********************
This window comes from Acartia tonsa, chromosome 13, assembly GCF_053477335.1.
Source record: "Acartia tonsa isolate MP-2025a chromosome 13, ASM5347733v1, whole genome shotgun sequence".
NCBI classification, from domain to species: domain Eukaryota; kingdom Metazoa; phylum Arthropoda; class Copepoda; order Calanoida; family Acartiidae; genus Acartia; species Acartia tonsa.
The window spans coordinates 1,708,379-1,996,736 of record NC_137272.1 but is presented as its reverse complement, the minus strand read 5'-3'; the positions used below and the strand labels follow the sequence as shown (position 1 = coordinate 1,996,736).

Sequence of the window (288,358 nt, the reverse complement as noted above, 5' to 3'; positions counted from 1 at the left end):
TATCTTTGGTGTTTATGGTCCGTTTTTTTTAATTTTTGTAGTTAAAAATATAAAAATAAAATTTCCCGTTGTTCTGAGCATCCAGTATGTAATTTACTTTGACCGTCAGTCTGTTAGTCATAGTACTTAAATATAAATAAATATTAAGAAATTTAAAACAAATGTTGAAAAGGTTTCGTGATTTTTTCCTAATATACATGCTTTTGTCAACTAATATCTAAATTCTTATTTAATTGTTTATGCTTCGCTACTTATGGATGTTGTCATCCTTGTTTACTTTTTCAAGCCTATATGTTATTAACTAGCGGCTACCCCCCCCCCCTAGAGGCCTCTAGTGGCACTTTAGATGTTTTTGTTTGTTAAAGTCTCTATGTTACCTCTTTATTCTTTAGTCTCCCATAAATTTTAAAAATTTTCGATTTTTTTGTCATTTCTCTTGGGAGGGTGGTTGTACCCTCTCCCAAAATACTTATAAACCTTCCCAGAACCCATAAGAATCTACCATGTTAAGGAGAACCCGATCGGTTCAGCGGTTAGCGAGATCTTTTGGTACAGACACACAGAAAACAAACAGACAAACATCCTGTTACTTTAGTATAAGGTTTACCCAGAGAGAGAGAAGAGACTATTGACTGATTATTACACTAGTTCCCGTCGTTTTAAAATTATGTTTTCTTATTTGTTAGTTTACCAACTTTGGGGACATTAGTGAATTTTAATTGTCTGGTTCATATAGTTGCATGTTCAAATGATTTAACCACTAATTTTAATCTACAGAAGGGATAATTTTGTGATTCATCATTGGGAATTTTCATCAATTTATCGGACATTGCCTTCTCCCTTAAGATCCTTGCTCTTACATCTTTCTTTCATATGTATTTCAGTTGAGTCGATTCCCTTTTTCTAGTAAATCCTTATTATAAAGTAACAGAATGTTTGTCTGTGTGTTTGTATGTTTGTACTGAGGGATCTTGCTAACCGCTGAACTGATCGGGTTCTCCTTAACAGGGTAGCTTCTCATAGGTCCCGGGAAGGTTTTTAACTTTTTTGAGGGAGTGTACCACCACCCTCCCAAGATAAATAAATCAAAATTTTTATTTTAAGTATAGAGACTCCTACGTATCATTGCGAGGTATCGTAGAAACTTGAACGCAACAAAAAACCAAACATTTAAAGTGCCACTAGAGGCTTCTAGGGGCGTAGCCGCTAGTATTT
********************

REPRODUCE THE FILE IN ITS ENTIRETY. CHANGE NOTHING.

This window comes from Acartia tonsa, chromosome 13, assembly GCF_053477335.1.
Source record: "Acartia tonsa isolate MP-2025a chromosome 13, ASM5347733v1, whole genome shotgun sequence".
NCBI classification, from domain to species: domain Eukaryota; kingdom Metazoa; phylum Arthropoda; class Copepoda; order Calanoida; family Acartiidae; genus Acartia; species Acartia tonsa.
The window spans coordinates 1,708,379-1,996,736 of record NC_137272.1 but is presented as its reverse complement, the minus strand read 5'-3'; the positions used below and the strand labels follow the sequence as shown (position 1 = coordinate 1,996,736).

Sequence of the window (288,358 nt, the reverse complement as noted above, 5' to 3'; positions counted from 1 at the left end):
TATCTTTGGTGTTTATGGTCCGTTTTTTTTAATTTTTGTAGTTAAAAATATAAAAATAAAATTTCCCGTTGTTCTGAGCATCCAGTATGTAATTTACTTTGACCGTCAGTCTGTTAGTCATAGTACTTAAATATAAATAAATATTAAGAAATTTAAAACAAATGTTGAAAAGGTTTCGTGATTTTTTCCTAATATACATGCTTTTGTCAACTAATATCTAAATTCTTATTTAATTGTTTATGCTTCGCTACTTATGGATGTTGTCATCCTTGTTTACTTTTTCAAGCCTATATGTTATTAACTAGCGGCTACCCCCCCCCCCTAGAGGCCTCTAGTGGCACTTTAGATGTTTTTGTTTGTTAAAGTCTCTATGTTACCTCTTTATTCTTTAGTCTCCCATAAATTTTAAAAATTTTCGATTTTTTTGTCATTTCTCTTGGGAGGGTGGTTGTACCCTCTCCCAAAATACTTATAAACCTTCCCAGAACCCATAAGAATCTACCATGTTAAGGAGAACCCGATCGGTTCAGCGGTTAGCGAGATCTTTTGGTACAGACACACAGAAAACAAACAGACAAACATCCTGTTACTTTAGTATAAGGTTTACCCAGAGAGAGAGAAGAGACTATTGACTGATTATTACACTAGTTCCCGTCGTTTTAAAATTATGTTTTCTTATTTGTTAGTTTACCAACTTTGGGGACATTAGTGAATTTTAATTGTCTGGTTCATATAGTTGCATGTTCAAATGATTTAACCACTAATTTTAATCTACAGAAGGGATAATTTTGTGATTCATCATTGGGAATTTTCATCAATTTATCGGACATTGCCTTCTCCCTTAAGATCCTTGCTCTTACATCTTTCTTTCATATGTATTTCAGTTGAGTCGATTCCCTTTTTCTAGTAAATCCTTATTATAAAGTAACAGAATGTTTGTCTGTGTGTTTGTATGTTTGTACTGAGGGATCTTGCTAACCGCTGAACTGATCGGGTTCTCCTTAACAGGGTAGCTTCTCATAGGTCCCGGGAAGGTTTTTAACTTTTTTGAGGGAGTGTACCACCACCCTCCCAAGATAAATAAATCAAAATTTTTATTTTAAGTATAGAGACTCCTACGTATCATTGCGAGGTATCGTAGAAACTTGAACGCAACAAAAAACCAAACATTTAAAGTGCCACTAGAGGCTTCTAGGGGCGTAGCCGCTAGTATTT